LOS ANGELES -- City Attorney Mike Feuer and City Councilmember Mitch O’Farrell announced this week that a lawsuit was filed which aims to remove tenants of three homes that police say have served as drug houses.
Feuer filed narcotics and nuisance abatement lawsuits against the owners of two Hollywood properties -- 5655 and 5657 Lexington Avenue-- in an effort to mitigate crime within those properties and surrounding areas. A third property is located in South Los Angeles.
"As we've seen today, a single property can endanger an entire neighborhood. Each property owner is responsible for maintaining their stake in our community," said City Attorney Mike Feuer. "If they fail to fulfill that obligation--ignoring criminal activity, for example, that jeopardizes neighborhood safety--my office will hold them accountable."
The Lexington Avenue property consists of two neighboring single family residences. According to the Los Angeles Police Department, the homes have become infested with criminal activity because the property owner continues to allow persons with extensive criminal histories to remain at the homes.
Community members regard this location as where methamphetamines are regularly available and where prostitutes, transients, probationers and parolees can come and go without restrictions. Since July 2013, there have been more than 15 arrests made at the Lexington Avenue property.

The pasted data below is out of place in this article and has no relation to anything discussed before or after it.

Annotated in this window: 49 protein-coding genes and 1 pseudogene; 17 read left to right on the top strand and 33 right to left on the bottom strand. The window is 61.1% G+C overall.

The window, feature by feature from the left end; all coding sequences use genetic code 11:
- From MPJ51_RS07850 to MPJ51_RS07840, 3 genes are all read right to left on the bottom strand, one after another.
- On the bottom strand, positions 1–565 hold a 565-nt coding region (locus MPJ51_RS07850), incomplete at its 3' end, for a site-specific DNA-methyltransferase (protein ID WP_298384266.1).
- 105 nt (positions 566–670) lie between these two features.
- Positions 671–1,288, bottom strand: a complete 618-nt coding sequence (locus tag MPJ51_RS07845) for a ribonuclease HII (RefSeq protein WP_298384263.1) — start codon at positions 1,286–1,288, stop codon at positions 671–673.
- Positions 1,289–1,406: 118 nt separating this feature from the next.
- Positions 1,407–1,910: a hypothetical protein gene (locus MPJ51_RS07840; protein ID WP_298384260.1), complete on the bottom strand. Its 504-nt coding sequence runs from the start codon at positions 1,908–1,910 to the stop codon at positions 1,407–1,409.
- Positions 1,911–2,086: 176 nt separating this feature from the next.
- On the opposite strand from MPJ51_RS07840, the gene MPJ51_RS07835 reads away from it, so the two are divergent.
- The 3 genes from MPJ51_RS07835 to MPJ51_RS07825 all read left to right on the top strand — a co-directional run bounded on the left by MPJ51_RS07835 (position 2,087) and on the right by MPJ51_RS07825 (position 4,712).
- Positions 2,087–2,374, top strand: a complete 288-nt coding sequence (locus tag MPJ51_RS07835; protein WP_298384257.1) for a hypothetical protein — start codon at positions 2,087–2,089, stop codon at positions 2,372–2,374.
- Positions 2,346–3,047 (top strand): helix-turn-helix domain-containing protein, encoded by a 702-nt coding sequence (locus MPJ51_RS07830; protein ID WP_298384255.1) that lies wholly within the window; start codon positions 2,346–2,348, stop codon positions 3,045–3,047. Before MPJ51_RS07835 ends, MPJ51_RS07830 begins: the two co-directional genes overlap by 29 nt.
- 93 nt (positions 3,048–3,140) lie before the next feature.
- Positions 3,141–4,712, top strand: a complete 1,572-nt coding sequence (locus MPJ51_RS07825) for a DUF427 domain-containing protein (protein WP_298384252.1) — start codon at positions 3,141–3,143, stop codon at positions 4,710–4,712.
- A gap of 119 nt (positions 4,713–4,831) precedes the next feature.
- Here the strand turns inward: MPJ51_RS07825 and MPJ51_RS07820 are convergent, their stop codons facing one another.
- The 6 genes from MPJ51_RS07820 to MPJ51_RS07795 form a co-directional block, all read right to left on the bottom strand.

“I want to commend the City Attorney’s office and the Los Angeles Police Department, Hollywood Division, for the abatements in my district. This is how you make neighborhoods better, and reach a positive tipping point that has a lasting benefit for families. I would urge anyone who witnesses the destructive presence of drug sales, gangs, and prostitution to alert law enforcement, and work with my office so that we can collaborate with the City Attorney to enhance our communities. Through these efforts, we will restore the quality of life in neighborhoods where crime is present.”
The civil abatement action seeks to restrict who may be on the properties and to require the owner, a known street gang member, from being on the property for any reason, at any time. The legal action aims to prohibit the property owner and known associates from unlawfully selling, manufacturing or storing controlled substances on the Lexington Avenue property. The proposed injunction also seeks to require any current tenants or occupants to move out of the property be prohibited from returning, and be required to stay 1,000 feet away
A separate criminal case has also been filed against the property owner by Neighborhood Prosecutor Jackie Lawson for multiple code violations.
A Bureau of Justice Assistance grant under the Byrne Criminal Justice Innovation program assisted the City Attorney’s work at this property.